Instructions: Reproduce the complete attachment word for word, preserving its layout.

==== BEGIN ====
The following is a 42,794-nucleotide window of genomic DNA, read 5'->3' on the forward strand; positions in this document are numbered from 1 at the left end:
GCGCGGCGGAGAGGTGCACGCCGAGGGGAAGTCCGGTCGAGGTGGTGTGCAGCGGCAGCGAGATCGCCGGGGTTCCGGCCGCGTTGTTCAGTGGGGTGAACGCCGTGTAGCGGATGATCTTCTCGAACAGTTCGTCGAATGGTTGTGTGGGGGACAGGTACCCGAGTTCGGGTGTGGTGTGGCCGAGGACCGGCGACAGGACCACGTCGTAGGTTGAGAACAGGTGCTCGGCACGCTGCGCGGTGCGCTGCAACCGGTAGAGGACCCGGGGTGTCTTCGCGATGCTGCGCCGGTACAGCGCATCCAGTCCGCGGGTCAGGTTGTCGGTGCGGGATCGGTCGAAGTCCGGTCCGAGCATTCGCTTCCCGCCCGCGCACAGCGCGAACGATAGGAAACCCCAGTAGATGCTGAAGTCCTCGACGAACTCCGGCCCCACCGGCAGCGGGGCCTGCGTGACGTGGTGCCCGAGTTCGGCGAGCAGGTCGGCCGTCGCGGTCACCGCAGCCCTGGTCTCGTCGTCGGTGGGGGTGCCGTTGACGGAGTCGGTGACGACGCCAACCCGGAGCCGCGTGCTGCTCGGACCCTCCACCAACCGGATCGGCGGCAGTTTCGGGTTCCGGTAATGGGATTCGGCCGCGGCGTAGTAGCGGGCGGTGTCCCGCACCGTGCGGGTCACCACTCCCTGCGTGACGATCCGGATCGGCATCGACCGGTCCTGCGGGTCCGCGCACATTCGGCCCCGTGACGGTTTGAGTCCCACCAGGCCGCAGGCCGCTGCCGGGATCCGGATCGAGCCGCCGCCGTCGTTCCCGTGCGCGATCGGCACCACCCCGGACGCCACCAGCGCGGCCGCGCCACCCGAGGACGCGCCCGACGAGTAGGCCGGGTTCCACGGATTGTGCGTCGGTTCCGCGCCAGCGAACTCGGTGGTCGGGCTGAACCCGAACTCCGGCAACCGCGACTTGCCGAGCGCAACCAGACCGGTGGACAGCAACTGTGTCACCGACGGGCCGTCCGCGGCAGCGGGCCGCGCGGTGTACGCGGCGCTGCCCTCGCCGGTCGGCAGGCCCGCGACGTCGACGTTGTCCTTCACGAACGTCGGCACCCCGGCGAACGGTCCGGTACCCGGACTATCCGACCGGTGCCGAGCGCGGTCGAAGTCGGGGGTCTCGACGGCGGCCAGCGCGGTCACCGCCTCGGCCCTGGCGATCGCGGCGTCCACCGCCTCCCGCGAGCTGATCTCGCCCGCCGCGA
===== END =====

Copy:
The following is a 42,794-nucleotide window of genomic DNA, read 5'->3' on the forward strand; positions in this document are numbered from 1 at the left end:
GCGCGGCGGAGAGGTGCACGCCGAGGGGAAGTCCGGTCGAGGTGGTGTGCAGCGGCAGCGAGATCGCCGGGGTTCCGGCCGCGTTGTTCAGTGGGGTGAACGCCGTGTAGCGGATGATCTTCTCGAACAGTTCGTCGAATGGTTGTGTGGGGGACAGGTACCCGAGTTCGGGTGTGGTGTGGCCGAGGACCGGCGACAGGACCACGTCGTAGGTTGAGAACAGGTGCTCGGCACGCTGCGCGGTGCGCTGCAACCGGTAGAGGACCCGGGGTGTCTTCGCGATGCTGCGCCGGTACAGCGCATCCAGTCCGCGGGTCAGGTTGTCGGTGCGGGATCGGTCGAAGTCCGGTCCGAGCATTCGCTTCCCGCCCGCGCACAGCGCGAACGATAGGAAACCCCAGTAGATGCTGAAGTCCTCGACGAACTCCGGCCCCACCGGCAGCGGGGCCTGCGTGACGTGGTGCCCGAGTTCGGCGAGCAGGTCGGCCGTCGCGGTCACCGCAGCCCTGGTCTCGTCGTCGGTGGGGGTGCCGTTGACGGAGTCGGTGACGACGCCAACCCGGAGCCGCGTGCTGCTCGGACCCTCCACCAACCGGATCGGCGGCAGTTTCGGGTTCCGGTAATGGGATTCGGCCGCGGCGTAGTAGCGGGCGGTGTCCCGCACCGTGCGGGTCACCACTCCCTGCGTGACGATCCGGATCGGCATCGACCGGTCCTGCGGGTCCGCGCACATTCGGCCCCGTGACGGTTTGAGTCCCACCAGGCCGCAGGCCGCTGCCGGGATCCGGATCGAGCCGCCGCCGTCGTTCCCGTGCGCGATCGGCACCACCCCGGACGCCACCAGCGCGGCCGCGCCACCCGAGGACGCGCCCGACGAGTAGGCCGGGTTCCACGGATTGTGCGTCGGTTCCGCGCCAGCGAACTCGGTGGTCGGGCTGAACCCGAACTCCGGCAACCGCGACTTGCCGAGCGCAACCAGACCGGTGGACAGCAACTGTGTCACCGACGGGCCGTCCGCGGCAGCGGGCCGCGCGGTGTACGCGGCGCTGCCCTCGCCGGTCGGCAGGCCCGCGACGTCGACGTTGTCCTTCACGAACGTCGGCACCCCGGCGAACGGTCCGGTACCCGGACTATCCGACCGGTGCCGAGCGCGGTCGAAGTCGGGGGTCTCGACGGCGGCCAGCGCGGTCACCGCCTCGGCCCTGGCGATCGCGGCGTCCACCGCCTCCCGCGAGCTGATCTCGCCCGCCGCGA